“Sweetwater Crossing (November 4, 1856)” Ensign, October 2014, 28–29
So many miles, and such a shallow stream, but wet and
Wide with sticky mud.1 And this time there was snow and ice.
Not ice enough to cross2 on, like the miracle at Nauvoo.
Another miracle was needed here; and perhaps a sacrifice.
With wagons, clothing, food,3 and fire for loved ones yet unknown,
Men and boys from Zion climbed their mountains through the frost
To find the stranded pioneers, exhausted on the prairie and
Dying in November’s snows, with the Sweetwater still to cross.
Their clothes were rent; their strength was spent; they’d eaten belts and shoes.
Hundreds there were winter-bound with no hope that they might rally;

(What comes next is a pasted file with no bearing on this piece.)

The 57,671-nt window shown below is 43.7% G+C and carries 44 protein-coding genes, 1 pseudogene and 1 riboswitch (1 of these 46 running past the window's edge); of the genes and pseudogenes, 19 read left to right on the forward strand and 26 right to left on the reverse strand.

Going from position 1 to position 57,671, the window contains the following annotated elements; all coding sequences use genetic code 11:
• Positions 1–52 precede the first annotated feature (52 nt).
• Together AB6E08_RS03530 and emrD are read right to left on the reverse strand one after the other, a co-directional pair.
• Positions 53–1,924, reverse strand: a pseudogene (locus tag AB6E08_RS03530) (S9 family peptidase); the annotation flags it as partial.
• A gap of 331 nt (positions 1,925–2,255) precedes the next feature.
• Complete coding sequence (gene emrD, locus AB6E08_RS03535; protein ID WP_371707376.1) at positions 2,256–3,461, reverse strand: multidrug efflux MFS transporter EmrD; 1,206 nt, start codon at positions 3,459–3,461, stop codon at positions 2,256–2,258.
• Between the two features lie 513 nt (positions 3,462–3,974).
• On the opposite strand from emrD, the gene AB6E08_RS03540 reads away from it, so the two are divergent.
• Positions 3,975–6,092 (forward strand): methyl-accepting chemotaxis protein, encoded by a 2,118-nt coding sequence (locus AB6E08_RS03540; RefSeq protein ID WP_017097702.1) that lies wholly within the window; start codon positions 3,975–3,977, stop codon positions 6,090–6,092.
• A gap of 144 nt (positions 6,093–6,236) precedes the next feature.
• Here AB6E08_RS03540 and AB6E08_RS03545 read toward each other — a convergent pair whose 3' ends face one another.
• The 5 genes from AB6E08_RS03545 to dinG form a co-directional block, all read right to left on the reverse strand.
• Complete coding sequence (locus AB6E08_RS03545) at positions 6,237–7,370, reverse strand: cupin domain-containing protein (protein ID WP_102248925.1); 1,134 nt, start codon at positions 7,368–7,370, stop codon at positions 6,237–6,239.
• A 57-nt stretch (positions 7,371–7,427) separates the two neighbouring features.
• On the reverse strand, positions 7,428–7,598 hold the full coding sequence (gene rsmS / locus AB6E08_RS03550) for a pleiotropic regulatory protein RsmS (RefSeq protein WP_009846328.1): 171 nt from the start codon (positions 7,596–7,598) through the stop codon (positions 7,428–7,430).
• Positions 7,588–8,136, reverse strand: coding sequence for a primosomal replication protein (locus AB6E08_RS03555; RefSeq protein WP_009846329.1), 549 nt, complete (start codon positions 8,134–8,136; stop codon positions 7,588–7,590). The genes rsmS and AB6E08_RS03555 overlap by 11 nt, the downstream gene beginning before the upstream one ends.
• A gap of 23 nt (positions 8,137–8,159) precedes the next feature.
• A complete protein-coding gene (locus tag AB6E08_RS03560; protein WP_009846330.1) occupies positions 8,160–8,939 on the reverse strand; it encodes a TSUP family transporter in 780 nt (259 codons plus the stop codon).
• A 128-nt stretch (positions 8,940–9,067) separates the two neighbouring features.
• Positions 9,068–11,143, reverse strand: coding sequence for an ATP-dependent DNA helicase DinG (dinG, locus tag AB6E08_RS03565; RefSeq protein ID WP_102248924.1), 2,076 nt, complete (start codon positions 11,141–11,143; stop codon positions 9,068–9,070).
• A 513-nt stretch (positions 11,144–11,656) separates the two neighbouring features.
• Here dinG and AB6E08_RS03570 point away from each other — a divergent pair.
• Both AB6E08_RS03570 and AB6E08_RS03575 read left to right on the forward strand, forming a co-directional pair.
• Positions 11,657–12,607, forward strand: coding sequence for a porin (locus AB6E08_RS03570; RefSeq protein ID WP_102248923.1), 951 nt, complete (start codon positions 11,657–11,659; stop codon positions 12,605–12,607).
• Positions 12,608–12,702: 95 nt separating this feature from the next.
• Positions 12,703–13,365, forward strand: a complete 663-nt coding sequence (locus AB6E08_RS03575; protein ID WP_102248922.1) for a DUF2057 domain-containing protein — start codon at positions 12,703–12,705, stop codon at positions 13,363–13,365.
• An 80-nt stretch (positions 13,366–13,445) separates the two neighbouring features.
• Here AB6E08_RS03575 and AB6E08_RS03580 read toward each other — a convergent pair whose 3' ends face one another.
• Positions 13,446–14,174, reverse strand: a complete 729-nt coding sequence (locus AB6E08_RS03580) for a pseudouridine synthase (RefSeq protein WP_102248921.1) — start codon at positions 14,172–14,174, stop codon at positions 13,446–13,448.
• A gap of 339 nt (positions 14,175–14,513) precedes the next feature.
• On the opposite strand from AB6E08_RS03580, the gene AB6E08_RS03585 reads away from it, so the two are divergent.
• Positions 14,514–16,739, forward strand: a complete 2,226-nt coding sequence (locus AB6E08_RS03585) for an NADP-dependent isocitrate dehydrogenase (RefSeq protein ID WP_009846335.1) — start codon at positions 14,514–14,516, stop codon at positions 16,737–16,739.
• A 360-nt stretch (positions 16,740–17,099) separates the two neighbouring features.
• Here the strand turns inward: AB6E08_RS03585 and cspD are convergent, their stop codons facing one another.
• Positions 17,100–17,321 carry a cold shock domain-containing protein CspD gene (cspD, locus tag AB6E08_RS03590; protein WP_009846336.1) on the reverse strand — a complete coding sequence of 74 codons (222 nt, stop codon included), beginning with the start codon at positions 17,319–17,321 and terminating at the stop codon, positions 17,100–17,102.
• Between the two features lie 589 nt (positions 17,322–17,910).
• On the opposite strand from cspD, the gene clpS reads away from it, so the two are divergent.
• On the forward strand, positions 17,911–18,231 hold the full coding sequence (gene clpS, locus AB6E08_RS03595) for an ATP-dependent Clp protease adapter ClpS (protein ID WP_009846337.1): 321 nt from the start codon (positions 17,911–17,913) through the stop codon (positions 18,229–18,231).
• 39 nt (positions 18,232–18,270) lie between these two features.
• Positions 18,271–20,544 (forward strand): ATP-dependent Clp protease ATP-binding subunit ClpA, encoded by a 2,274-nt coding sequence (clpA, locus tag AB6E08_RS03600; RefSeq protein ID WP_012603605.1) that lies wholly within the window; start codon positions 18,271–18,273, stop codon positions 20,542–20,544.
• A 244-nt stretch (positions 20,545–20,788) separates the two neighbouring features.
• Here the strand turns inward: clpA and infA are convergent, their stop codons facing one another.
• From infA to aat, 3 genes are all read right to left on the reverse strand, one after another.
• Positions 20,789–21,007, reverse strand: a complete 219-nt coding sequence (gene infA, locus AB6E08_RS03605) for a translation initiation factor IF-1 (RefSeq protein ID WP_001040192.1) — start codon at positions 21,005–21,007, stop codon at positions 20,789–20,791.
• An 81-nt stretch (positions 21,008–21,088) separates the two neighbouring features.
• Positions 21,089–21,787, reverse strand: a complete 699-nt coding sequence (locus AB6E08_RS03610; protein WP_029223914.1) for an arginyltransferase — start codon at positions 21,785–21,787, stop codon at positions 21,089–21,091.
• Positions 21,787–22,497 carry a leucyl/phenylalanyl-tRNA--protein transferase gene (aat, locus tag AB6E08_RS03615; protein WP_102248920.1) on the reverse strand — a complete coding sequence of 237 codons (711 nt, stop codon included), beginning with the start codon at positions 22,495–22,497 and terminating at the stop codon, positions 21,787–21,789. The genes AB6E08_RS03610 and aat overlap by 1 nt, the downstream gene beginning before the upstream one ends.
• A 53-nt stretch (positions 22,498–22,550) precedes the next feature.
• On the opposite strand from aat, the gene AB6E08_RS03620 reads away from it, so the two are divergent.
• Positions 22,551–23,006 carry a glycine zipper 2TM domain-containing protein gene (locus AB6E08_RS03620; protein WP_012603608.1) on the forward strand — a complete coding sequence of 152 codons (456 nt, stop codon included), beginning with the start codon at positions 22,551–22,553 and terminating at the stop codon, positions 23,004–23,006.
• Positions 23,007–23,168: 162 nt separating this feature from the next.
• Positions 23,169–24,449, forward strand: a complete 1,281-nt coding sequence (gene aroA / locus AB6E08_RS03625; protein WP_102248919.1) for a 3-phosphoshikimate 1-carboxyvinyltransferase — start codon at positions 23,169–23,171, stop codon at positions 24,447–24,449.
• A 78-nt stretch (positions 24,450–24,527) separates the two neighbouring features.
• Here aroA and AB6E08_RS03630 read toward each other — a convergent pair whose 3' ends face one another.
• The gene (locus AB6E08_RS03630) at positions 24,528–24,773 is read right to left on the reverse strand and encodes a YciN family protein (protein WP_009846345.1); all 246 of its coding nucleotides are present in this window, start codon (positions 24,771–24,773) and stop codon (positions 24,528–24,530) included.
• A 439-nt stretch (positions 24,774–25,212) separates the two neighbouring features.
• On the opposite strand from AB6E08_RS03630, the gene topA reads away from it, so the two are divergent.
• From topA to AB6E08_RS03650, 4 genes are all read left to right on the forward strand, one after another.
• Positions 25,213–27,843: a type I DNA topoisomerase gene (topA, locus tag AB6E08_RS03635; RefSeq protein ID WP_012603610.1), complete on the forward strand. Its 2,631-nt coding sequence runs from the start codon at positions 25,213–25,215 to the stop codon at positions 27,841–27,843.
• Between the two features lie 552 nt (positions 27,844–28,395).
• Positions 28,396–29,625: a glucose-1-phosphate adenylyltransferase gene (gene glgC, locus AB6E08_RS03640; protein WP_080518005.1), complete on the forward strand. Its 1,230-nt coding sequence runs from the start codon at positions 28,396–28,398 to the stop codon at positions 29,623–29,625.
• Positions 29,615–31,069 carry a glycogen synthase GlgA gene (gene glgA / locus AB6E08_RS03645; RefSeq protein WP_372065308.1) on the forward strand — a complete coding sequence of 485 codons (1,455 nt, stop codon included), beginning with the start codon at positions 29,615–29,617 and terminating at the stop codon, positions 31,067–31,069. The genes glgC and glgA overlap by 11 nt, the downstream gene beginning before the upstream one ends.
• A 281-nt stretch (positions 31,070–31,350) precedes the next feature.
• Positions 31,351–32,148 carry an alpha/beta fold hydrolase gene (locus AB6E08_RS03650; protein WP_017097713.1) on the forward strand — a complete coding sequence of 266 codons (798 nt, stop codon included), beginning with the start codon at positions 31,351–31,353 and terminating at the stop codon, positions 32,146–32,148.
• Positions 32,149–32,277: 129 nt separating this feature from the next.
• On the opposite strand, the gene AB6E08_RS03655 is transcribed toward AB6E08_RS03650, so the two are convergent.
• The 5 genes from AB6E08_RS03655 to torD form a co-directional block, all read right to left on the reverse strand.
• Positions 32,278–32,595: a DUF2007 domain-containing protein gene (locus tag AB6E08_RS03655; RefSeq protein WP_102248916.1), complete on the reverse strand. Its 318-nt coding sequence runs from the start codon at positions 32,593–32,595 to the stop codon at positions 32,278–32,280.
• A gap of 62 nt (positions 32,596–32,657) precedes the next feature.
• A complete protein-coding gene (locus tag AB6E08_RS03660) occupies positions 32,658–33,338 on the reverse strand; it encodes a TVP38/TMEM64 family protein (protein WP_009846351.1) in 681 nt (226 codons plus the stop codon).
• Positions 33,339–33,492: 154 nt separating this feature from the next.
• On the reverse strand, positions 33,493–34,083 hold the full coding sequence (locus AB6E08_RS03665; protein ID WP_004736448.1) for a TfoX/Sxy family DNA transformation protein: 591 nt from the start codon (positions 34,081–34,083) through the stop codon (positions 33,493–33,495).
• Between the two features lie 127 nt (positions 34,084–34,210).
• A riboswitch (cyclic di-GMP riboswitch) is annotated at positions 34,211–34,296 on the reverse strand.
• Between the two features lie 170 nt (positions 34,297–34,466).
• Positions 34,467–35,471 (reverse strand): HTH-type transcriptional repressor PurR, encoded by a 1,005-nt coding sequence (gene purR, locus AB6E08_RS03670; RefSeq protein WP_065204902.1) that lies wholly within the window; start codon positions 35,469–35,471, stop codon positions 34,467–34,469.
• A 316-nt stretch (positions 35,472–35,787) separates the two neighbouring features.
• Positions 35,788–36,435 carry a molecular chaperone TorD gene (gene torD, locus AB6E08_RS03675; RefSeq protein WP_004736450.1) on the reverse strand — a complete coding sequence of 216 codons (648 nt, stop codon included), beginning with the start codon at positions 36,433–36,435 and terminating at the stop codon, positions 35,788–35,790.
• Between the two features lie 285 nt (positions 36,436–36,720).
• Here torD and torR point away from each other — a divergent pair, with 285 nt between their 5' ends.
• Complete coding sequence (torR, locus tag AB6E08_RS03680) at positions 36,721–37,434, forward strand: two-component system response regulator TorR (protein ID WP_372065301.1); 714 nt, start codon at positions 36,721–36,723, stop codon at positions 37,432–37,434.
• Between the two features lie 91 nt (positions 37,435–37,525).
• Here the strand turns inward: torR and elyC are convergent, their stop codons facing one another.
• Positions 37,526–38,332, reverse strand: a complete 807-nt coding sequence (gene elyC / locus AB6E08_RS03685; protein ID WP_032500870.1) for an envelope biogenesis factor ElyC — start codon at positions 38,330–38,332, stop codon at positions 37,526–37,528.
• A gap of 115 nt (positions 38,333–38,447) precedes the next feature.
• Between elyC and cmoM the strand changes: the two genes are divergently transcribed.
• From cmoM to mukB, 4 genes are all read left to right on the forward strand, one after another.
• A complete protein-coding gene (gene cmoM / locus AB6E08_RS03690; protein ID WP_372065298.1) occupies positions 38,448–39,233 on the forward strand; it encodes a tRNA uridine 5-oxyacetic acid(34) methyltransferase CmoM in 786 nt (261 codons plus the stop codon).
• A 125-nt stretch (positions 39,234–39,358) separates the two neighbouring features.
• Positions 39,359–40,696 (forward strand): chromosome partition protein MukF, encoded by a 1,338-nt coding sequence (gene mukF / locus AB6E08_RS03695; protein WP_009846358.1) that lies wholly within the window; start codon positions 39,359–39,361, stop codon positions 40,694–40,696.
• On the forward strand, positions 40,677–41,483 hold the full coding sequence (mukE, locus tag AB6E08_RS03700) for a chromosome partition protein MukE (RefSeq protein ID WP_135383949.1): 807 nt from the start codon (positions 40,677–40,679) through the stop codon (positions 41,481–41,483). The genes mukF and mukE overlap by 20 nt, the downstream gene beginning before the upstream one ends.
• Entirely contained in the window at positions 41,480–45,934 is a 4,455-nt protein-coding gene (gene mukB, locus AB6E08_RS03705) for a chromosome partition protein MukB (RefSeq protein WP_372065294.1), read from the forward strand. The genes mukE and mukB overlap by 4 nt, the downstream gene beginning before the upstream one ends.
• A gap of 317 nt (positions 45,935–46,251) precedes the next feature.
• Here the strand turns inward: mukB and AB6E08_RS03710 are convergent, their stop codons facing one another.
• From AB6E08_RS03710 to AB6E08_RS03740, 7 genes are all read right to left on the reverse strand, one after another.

It would take a bridge of living flesh, willingly laid down,
To save the souls at Devil’s Gate and bring them to the Valley.
Then the Valley boys, some beardless, brave, saw no other way.
The young men knew what they must do—saw what was required,
And carried, ferried, the weak and sick across the freezing water,
Crossed and recrossing, crossed again. Crossed, though chilled and tired.
And as the young men waded, bearing on their strong, warm backs
Their loads of tired flesh, of fathers, mothers, children, wives,4
Ignored the pain, the chills like nails in freezing hands and feet,
They crossed for love—and Jesus’ sake—and offered life for lives.5
And while from Devil’s Gate all crossed to the shelter of the Cove,
Like lambs born in too-early spring, the young men shivered and they froze,
Bearing scores of pilgrim strangers, the least of all the pioneers,6
Who had pushed their carts and their poor hearts till both broke7 in winter’s snows.
That cold and lonely river was once the crossroads of the world,
Where works of faith met gifts of grace at the continent’s divide.
God there poured out his mercy on both the saviors and the saved,
And those who crossed and washed8 in that sweet Water never died.